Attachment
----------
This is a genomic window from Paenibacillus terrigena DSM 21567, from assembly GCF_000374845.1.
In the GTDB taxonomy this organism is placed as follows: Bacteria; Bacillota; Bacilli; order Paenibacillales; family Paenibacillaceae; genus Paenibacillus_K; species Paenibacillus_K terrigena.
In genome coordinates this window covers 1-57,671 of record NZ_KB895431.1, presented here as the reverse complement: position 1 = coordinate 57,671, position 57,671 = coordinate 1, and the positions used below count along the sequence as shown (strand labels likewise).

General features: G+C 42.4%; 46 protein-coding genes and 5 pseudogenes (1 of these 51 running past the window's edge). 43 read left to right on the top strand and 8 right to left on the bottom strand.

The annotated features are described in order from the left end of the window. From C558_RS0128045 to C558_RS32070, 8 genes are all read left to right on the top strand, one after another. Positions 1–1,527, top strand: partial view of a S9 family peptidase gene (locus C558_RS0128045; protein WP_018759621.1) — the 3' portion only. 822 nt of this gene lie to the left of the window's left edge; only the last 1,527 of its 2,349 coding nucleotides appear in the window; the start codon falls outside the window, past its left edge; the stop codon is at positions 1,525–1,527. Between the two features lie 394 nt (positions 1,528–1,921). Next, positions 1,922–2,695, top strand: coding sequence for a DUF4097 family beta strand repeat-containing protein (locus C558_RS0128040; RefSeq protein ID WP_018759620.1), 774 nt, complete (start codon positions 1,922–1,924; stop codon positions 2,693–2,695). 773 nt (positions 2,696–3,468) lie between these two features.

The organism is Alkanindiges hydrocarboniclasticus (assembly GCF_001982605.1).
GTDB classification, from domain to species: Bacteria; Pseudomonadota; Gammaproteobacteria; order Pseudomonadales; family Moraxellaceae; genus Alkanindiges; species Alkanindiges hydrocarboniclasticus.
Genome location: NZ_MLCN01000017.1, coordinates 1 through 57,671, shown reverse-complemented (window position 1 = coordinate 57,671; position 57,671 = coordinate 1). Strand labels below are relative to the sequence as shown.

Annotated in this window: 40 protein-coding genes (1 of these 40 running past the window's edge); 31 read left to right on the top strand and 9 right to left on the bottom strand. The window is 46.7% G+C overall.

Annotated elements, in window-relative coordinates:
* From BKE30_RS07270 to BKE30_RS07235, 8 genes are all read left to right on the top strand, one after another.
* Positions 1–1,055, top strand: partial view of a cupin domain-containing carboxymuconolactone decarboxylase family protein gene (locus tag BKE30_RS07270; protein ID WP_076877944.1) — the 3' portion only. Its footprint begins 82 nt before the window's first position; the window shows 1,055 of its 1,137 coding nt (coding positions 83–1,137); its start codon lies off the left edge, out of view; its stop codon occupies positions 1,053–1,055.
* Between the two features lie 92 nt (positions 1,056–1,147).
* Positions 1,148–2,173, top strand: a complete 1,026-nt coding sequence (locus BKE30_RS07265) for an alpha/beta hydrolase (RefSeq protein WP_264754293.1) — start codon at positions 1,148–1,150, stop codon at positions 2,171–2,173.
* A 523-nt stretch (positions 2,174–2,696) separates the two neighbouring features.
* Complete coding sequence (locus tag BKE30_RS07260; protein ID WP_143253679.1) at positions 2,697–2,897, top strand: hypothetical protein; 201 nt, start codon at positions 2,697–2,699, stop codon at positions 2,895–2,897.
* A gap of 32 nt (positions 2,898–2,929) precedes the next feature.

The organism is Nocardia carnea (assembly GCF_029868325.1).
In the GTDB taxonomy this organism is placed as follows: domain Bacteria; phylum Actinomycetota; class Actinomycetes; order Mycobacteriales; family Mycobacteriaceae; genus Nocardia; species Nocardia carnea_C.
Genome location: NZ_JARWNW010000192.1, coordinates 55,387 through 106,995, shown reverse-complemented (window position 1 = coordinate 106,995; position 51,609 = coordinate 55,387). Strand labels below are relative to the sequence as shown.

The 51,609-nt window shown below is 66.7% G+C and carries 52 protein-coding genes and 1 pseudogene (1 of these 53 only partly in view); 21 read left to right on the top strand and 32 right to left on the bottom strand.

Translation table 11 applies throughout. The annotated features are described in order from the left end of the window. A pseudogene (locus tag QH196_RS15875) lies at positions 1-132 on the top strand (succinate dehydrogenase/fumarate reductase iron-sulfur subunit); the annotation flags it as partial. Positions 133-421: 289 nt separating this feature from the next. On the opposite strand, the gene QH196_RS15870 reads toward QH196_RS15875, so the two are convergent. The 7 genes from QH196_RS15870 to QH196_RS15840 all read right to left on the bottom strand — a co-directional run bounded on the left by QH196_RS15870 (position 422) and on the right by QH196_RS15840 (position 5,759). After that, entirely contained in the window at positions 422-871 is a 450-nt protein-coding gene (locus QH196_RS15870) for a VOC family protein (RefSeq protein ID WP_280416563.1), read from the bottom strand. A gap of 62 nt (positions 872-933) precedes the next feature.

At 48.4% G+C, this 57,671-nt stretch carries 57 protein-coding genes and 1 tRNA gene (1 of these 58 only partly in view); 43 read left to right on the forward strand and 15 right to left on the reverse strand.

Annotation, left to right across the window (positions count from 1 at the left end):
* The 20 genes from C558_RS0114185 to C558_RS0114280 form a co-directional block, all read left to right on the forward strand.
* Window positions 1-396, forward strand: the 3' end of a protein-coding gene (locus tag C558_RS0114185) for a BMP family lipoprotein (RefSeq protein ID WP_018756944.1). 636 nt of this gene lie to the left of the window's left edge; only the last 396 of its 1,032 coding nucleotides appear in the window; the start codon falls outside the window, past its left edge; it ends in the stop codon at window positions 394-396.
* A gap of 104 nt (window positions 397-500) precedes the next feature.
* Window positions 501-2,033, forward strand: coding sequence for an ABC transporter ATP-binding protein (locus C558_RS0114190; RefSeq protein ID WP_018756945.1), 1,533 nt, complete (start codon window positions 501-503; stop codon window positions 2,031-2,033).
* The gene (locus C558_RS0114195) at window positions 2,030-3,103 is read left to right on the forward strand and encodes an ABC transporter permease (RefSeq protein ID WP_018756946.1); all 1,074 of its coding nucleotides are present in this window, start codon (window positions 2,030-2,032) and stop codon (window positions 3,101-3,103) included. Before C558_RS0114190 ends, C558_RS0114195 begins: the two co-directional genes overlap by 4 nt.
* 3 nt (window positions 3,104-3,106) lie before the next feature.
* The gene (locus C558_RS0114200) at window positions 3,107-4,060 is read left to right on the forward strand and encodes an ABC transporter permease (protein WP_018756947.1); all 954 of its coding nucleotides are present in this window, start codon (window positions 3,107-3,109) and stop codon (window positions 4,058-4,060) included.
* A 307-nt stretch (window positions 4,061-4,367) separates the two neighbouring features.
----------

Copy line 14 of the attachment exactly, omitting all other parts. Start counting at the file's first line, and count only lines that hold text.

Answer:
* Positions 1,148–2,173, top strand: a complete 1,026-nt coding sequence (locus BKE30_RS07265) for an alpha/beta hydrolase (RefSeq protein WP_264754293.1) — start codon at positions 1,148–1,150, stop codon at positions 2,171–2,173.